A few months ago I capriciously decided to give improv acting classes a try, as inspired through this article at CNN. It's taught me some unique life lessons, which I wrote about previously, but moreso it’s just a great release.
6. Slumdog Millionaire
The world is getting more connected, and we could only go on for so long before some artsy director pondered "why not make an American version of a Bollywood film?", and Slumdog Millionaire is the glorified result. An intense journey through the deepest reaches of poverty and fantasy, it’s the sort of film that could only have been released – or made money – this decade. Americans are truly getting smarter with each passing generation. Movies like Slumdog Millionaire or the Dark Knight are too complex and edgy to have been widely accepted a couple of decades ago. I loved them. We’re demanding more from pop-culture Mecca’s like Hollywood, and they’re giving us the goods. For more see Steven Johnson’s book Everything Bad Is Good for You: How Today's Popular Culture Is Actually Making Us Smarter. Check out Slumdog's soundtrack as well.
5. iTunes audio-books
I enjoy music and my iPod gives me freedom to listen to it anywhere. But I’ve recently begun digging iTunes’ audio-books as much as its music. At first I thought that I’d rather just listen to my favorite tunes everywhere and get into a groove. But audio-books have slipped into my daily iPod use with surprising ease. Just be sure to pick ones that aren’t too complex to listen to on the go. For example, an audio version of Newton’s Principia Mathematica won't work.
4. New Balance motion control sneakers
A few months ago I decided to give these shoes a go. They're called motion control shoes, because they have extra support around the arch in order to force your foot into correct pronation. They’ve completely corrected my posture, solved a running injury that I’ve had for years, and allowed me to run again. Who would’ve thought? The New Balance store by me has exceptional customer service as well, far exceeding similar high-end running shoe stores that I tried.
"Graphite Rollbar® is a boomeranging positioned piece of graphite in the midsole which maximizes rearfoot stability. Rollbar can be combined with a TPU medial and/or lateral post for motion control."3. Economics
Economics suddenly intrigues me to no end. I don’t know what it is, but this topic seems to pervade everything. This year I’ve spent some time trying to finding the right books to teach myself about economics, and so far my picks have exceeded my expectations. Among the top is Thomas Sowell’s Basic Economics.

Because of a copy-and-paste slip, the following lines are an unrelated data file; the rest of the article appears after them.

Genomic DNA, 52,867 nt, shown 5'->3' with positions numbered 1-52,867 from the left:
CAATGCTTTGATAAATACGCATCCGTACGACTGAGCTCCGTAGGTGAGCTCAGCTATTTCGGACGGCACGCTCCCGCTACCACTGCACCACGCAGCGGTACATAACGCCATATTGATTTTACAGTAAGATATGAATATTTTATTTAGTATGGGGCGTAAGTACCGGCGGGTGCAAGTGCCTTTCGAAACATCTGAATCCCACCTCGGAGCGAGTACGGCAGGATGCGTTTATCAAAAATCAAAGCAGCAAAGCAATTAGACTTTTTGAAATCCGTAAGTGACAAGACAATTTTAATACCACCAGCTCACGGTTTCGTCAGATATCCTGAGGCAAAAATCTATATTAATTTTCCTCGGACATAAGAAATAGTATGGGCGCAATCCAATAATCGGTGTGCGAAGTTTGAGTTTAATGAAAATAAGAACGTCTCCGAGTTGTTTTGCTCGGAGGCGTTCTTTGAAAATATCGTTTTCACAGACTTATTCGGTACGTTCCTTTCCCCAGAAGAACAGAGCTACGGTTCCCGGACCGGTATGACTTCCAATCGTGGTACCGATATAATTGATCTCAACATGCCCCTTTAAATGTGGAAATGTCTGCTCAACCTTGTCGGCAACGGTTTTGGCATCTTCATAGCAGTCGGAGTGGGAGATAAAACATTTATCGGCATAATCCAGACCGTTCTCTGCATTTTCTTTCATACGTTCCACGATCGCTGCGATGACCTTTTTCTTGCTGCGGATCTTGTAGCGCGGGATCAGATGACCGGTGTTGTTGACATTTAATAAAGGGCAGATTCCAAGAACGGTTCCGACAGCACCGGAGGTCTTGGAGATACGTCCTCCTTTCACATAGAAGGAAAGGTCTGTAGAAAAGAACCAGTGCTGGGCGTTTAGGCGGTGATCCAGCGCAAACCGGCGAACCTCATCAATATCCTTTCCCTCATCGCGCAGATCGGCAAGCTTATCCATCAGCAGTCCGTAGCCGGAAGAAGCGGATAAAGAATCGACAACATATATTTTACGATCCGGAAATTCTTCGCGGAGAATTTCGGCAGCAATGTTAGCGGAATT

This year I’ve reached new plateaus in how good my sleep feels. Wrote Vladimir Nabokov, “Sleep is a rose the Persians say.” (For more see a previous post).
1. Robert Pirsig's Zen & the art of Motorcycle Maintenance
I've returned to this book for the first time since a teen and it hits the spot like a popsicle on a hot day. I first read it a decade ago but it seems so much more relevant now. You can feel yourself learning with each page. And I even see how its lessons – which I’d forgotten explicitly came from the book – left their mark on my thinking since I was teenager, such as: the importance of analysis, both regarding its benefits and limits; the notion of honest work; quality and gumption; the limits of ego, opinion, and rigid-thinking. Other lessons are particularly relevant to my life now: the notion of moving laterally in life instead of forward; that roadblocks in life or in the mind are equally or more important than success; the severe limits of the empirical sciences. His discussion on lateral movement is exactly what I find so fascinating about free markets and alternative uses of scarce resources. But the book's reach extends far beyond.
Media (in order of appearance):
Photo: (1) Jason Taylor, 08/16/2008, jf; (2) iTunes Genius logo; (3) CAPPUCCINO, 07/22/2007, by kina3; (4) Movie poster from the 2008 film Slumdog Millionaire, fair use rationale to provide commentary on film; (5) 365/365: Audiobooks, 01/09/2008, by David D Muir; (6) New Balance motion control technology; (7) Cover from Pirsig's Zen and the Art of Motorcycle Maintenance.
Video: (1) Music video from caleismachinegun of the song "Lost" by Coldplay from the 2008 album Viva La Vida. Sphere: Related Content